Law and Economics of Capital Markets and Financial Intermediation
- Semester: Fall 2023
- Course ID: 392H-2
- Credit Hours: 3
- Grading Method: Pass/Fail Not Allowed
- Cross-listed Dept: Business, Government, And Society
- Will not use floating mean GPA
- Upperclass-only elective
|TUE, THU||2:00 - 3:30 pm|
This course focuses on intermediaries in the capital markets -- those who trade, facilitate structure, or manage securities investments. Modern capital markets are dynamic and innovative, as creative and highly paid bankers, investment managers, and their lawyers attempt to navigate an ever-changing economic and regulatory environment. Students will gain an understanding of the institutional workings of the securities business and its legal regulation, with an eye toward recent developments and interesting economic problems. Topics include:
· Pre-IPO trading, IPO underwriting, SPACs, and other IPO alternatives;
· Investment companies, investment advisers, and broker dealers.
· Efficient markets theory and implications for investment advising;
· Structure and marketing of asset-backed securities, such as CDOs;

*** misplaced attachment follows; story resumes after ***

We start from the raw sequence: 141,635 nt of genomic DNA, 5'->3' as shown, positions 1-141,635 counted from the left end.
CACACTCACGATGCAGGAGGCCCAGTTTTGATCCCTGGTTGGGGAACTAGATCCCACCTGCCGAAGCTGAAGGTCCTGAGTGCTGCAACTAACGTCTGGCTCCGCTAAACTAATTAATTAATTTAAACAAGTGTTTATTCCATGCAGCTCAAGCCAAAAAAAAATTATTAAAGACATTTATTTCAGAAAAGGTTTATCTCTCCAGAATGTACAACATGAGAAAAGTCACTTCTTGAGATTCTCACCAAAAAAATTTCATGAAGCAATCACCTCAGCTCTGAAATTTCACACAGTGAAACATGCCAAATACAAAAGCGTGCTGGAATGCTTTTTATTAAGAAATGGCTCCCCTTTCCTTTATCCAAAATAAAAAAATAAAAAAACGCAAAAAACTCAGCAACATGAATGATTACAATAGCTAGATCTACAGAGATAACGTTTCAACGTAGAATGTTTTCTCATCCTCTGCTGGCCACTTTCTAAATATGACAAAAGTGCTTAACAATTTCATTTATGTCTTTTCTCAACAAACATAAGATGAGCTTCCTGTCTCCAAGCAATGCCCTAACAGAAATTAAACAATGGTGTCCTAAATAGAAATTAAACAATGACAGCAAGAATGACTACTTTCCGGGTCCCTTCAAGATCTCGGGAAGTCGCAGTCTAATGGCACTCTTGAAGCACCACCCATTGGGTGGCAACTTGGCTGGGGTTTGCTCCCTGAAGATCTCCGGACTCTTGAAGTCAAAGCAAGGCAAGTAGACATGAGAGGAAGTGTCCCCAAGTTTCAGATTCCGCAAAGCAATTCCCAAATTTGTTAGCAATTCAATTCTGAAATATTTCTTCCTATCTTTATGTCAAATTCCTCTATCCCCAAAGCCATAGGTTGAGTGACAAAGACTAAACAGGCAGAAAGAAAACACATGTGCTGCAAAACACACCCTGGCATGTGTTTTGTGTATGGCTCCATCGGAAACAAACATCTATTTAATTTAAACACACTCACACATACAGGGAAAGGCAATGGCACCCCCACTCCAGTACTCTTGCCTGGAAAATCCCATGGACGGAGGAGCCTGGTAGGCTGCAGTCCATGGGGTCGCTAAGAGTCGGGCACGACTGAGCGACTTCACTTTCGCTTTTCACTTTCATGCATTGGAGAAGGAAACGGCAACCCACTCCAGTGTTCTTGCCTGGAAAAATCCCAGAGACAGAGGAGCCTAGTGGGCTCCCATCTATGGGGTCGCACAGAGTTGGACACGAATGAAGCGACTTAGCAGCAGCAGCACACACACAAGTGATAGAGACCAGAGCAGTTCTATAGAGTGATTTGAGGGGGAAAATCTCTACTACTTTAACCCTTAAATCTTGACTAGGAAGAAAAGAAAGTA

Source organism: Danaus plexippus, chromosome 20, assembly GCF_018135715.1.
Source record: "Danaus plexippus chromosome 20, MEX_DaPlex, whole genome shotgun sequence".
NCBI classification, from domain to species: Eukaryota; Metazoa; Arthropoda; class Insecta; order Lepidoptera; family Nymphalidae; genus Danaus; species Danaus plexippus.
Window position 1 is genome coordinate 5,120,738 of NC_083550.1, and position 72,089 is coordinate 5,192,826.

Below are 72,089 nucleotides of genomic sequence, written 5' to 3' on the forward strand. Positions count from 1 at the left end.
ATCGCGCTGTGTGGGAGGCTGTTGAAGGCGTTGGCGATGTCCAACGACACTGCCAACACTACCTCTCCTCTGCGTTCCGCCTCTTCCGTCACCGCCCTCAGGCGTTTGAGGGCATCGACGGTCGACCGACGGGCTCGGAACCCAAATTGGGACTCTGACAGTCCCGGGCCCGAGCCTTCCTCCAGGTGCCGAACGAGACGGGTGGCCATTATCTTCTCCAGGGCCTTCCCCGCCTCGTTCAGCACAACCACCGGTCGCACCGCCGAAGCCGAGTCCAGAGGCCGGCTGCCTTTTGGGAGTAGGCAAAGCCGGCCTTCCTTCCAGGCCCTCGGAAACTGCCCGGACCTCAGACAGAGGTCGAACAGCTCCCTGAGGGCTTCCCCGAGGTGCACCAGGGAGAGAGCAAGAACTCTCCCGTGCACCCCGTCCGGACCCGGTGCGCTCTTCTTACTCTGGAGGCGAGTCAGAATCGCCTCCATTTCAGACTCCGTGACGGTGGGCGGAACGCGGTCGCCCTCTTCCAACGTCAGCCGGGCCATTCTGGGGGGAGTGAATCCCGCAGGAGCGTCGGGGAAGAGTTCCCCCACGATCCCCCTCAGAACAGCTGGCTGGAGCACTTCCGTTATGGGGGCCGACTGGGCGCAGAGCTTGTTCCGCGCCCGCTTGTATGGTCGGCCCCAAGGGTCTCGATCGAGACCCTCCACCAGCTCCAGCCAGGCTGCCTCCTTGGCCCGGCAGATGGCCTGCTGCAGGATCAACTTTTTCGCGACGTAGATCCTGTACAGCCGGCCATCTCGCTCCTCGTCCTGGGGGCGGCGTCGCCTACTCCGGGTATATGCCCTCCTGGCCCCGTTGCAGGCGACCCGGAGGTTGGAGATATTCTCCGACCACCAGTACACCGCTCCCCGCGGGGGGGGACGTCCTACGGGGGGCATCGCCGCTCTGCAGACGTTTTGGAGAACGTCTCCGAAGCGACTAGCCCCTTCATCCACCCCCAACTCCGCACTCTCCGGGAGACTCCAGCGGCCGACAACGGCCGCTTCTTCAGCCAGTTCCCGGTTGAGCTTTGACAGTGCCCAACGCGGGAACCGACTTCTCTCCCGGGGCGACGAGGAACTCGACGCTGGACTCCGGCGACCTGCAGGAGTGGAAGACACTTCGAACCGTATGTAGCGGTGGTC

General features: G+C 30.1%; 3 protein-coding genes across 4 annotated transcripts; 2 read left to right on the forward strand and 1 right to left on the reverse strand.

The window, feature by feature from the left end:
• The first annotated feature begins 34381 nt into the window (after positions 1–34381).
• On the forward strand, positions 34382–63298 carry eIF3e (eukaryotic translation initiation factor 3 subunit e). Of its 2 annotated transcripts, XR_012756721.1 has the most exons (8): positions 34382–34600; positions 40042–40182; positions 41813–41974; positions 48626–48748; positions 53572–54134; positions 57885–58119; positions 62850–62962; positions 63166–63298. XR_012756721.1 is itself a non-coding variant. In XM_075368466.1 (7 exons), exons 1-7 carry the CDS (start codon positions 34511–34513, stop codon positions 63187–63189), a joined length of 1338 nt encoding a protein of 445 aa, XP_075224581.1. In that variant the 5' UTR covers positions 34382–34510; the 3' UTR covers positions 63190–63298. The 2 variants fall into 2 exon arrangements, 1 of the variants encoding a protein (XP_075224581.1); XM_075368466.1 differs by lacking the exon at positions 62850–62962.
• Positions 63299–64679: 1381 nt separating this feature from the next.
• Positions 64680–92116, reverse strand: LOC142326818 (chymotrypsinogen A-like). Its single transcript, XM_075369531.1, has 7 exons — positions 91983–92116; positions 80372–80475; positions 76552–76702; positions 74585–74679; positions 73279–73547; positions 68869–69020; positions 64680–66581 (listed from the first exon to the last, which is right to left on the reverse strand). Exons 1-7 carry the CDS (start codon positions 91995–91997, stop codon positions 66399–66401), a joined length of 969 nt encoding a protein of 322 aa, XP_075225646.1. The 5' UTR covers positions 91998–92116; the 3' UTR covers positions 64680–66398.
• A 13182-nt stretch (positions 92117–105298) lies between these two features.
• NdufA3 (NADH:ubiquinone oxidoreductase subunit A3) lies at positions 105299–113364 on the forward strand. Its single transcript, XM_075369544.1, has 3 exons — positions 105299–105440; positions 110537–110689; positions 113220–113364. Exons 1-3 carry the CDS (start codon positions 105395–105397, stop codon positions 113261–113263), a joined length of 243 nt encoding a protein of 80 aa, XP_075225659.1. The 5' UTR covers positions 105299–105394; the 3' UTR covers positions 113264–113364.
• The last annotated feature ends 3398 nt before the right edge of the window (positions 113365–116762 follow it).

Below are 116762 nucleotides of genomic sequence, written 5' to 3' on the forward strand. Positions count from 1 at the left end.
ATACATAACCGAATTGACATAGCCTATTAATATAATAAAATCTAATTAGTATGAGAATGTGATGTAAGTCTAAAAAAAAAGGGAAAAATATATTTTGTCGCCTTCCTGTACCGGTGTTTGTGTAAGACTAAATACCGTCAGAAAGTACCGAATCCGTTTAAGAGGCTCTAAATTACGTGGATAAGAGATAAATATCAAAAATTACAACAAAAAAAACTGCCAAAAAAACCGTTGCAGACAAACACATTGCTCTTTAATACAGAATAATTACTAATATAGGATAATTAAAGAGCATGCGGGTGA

· Banking, shadow banking, and the demand for safe assets;
· Banking competitors, such as crypto/stablecoins and money market mutual funds;
· Market making, payment for order flow, and “gamification” of retail trading.
The course utilizes a case study approach, with examples drawn from (relatively) recent events, which include Facebook’s pre-IPO trading, Tether, the Bernie Madoff Ponzi scheme, Goldman’s ABACUS trade, the Lehman collapse, Robin Hood, and GameStop.
Evaluation is based on class discussion/participation and student group presentations.
This course is aimed at students who are planning to work as investment bankers, investment managers, broker/dealers, or legal advisors thereto, and the goal of this course is to equip students with an overview of the economic concerns that drive much capital markets activity and the consequent legal regulation that attempts to improve capital markets operation. This course is intended to be an accessible survey for all business and law students; no prior knowledge of economics, securities markets, or law is assumed.